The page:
Generation Gap - ''My parents don't understand me''
What is the generation gap?
A generation gap or generational gap is a difference of opinions between one generation and another regarding religious and traditional beliefs, political opinions, or values.
Factors generating generation gap:
Technological advancement: as time goes on, technology is being introduced to individuals at younger and younger ages. This widens the generation gap. which is already evidently seen between the baby boomers, millennials, and gen z's.
Music: Pop culture greatly influences how different generations perceive the world.
Socioeconomic class: It is the determiner of how we live and therefore a soothsayer of life.
It is also greatly influenced by the history of that particular place.
These are some decisive factors that play a major role in creating or widening generation gaps.
Why does it cause clashes?
There are several ways to distinguish between generations like for example the tag names given to major age groups; silent generation, baby boomers, generation X, millennials, generation Z, generation alpha, and each set’s its trends and has its own cultural impact.
As new generations pursue to establish themselves and set themselves apart from the grey, they adopt new lingos, slang which allow them to stand out from the previous one.
It creates a parallel language gap which makes it difficult for different generations to communicate. It then creates misunderstandings that eventually lead to much wider and bigger problems.
The destination and the routes to things remain the same for e.g., attending school, raising families, marriage, etc. but the voyage evolves.
How and to what extent does it affect
Adolescents often complain about their parents not being able to understand them. On their journey to adulthood, they either detach themselves from their families to acquire freedom or differentiate themselves from their families to achieve freedom.
Parents who fail to notice, amend, and bridge this gap fall prey to unhealthy relationships between them and their child/children and hence restrict them from developing into individuals who can adapt to different surroundings.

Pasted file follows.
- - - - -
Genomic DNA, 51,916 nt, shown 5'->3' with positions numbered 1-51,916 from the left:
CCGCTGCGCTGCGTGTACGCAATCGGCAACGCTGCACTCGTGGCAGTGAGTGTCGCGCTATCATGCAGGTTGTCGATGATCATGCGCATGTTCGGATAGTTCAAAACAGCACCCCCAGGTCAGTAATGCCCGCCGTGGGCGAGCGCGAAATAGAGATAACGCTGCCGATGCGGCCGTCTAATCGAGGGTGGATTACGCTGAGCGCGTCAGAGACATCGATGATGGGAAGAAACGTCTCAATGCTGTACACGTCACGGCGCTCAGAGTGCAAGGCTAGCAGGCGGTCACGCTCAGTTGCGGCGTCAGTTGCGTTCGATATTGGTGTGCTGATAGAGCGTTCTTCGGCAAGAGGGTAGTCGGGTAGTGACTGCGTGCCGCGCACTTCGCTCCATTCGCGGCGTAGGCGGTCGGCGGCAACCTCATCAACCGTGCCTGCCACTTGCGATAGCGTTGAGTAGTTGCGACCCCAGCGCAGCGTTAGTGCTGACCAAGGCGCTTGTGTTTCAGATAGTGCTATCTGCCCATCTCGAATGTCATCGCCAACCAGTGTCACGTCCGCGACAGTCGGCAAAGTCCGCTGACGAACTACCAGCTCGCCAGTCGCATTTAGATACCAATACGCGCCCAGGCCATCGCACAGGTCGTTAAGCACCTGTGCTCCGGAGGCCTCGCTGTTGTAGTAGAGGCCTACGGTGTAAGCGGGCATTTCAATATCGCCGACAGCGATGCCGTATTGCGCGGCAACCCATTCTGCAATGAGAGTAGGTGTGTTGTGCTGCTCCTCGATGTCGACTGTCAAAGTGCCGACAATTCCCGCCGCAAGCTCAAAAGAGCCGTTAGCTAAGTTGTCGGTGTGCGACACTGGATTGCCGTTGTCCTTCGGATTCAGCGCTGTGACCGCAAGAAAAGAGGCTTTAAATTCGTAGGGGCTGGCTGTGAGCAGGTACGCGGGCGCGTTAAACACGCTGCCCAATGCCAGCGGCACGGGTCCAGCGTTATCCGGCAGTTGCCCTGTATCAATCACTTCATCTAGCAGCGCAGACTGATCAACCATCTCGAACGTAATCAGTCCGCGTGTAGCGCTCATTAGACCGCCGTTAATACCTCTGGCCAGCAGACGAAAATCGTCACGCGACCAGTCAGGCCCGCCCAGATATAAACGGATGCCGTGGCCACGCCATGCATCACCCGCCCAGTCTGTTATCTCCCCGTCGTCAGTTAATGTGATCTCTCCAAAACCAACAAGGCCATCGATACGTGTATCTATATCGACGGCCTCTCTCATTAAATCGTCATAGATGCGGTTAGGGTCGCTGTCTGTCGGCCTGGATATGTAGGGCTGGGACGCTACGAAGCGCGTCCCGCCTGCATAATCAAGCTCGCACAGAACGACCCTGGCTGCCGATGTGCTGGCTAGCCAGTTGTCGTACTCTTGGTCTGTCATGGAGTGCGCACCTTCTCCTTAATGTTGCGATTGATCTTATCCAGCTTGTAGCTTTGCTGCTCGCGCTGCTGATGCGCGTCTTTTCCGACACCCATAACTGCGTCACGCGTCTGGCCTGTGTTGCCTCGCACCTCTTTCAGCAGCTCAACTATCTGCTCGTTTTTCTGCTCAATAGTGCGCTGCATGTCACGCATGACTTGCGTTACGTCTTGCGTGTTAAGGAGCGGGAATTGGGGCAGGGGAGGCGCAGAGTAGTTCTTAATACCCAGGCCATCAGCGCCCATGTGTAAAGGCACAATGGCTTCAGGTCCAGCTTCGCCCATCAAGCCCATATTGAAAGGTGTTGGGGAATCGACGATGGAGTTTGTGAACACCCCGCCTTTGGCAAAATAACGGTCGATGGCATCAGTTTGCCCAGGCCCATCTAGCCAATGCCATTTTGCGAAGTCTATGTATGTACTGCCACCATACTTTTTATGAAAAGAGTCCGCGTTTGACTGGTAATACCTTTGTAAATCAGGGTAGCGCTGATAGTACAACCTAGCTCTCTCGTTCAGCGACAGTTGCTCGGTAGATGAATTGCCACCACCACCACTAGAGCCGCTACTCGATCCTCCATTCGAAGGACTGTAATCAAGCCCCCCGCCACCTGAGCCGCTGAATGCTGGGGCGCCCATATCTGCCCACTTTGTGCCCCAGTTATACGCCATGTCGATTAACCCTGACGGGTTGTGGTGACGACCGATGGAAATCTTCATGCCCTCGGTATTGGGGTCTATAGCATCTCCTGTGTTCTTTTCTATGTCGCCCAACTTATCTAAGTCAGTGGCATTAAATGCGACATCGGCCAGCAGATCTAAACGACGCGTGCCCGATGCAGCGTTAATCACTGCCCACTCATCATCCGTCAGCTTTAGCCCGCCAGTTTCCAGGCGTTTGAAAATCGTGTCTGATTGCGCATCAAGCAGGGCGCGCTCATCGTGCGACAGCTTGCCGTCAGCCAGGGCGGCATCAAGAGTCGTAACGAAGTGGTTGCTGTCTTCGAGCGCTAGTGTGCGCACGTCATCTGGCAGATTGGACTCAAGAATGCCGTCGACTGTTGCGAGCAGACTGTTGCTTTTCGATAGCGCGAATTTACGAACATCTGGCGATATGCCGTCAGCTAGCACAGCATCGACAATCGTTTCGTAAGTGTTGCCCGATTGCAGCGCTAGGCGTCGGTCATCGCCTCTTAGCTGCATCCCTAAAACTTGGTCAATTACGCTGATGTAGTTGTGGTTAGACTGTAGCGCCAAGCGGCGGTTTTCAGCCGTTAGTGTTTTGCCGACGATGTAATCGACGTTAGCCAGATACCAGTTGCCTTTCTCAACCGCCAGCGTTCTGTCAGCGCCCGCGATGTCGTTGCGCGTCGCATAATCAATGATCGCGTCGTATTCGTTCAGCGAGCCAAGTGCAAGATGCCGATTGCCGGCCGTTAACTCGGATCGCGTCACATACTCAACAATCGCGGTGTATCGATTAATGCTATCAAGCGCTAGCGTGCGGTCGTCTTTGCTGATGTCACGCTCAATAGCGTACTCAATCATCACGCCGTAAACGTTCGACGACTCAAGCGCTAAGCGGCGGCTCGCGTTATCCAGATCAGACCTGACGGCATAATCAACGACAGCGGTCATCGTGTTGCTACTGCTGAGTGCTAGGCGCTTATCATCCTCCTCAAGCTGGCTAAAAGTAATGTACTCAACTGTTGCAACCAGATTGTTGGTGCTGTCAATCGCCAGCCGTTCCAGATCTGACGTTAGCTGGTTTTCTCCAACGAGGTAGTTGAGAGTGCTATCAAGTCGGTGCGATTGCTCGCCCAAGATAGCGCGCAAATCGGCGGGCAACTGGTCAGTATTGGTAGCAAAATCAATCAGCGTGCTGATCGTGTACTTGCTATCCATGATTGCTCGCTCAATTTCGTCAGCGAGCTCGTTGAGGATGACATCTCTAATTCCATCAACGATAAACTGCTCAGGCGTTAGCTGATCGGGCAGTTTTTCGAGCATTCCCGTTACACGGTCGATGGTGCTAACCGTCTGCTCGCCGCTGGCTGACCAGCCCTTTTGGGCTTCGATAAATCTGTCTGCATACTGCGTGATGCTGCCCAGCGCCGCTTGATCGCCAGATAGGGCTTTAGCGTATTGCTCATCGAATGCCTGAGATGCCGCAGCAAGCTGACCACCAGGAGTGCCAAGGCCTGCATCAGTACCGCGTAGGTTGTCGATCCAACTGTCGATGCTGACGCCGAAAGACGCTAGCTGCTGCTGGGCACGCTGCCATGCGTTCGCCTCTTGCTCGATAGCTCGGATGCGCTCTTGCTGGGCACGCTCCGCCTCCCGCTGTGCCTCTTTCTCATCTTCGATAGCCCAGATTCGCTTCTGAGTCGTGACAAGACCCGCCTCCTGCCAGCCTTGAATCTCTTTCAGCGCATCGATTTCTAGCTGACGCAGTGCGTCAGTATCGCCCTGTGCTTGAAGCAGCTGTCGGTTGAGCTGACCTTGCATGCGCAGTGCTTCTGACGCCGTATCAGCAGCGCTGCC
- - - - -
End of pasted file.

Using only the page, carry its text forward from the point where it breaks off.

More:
In adolescents, this extends to effects such as
1) losing faith and respect for their parents.
2) They become lonely which might lead to anxiety and depression.
3) Self Doubt: They start doubting their abilities which worsens their actual ability to do things. They refrain from participating in activities that are important for growth in the first place. ‘I am good for nothing.’ attitude makes them conscious of their abilities and socially anxious which results in poor performance and this cycle continues.
4) It conditions them to become reserved due to the ‘teachings’ imposed by their parents which hinders growth and leaves no room for curiosity during the most important growth phase of their lives.
5) Lying, rebelling when their parents take away their freedom and ground them to ‘discipline’ them. Parents often forget that ‘disciplining’ renders their freedom which essentially is like taking a piece of their identity.
6) They are easily manipulated and are too scared to ask their parents for help when required.
7) Comparison -They feel demotivated and pathetic, to compensate for that, they readily participate in all activities which will guarantee them some sort of attention, assurance, and validation from their peers, parents, and society. This can be very draining and may take a toll on their mental health. It may frustrate them as it will not allow them to discover their own identity.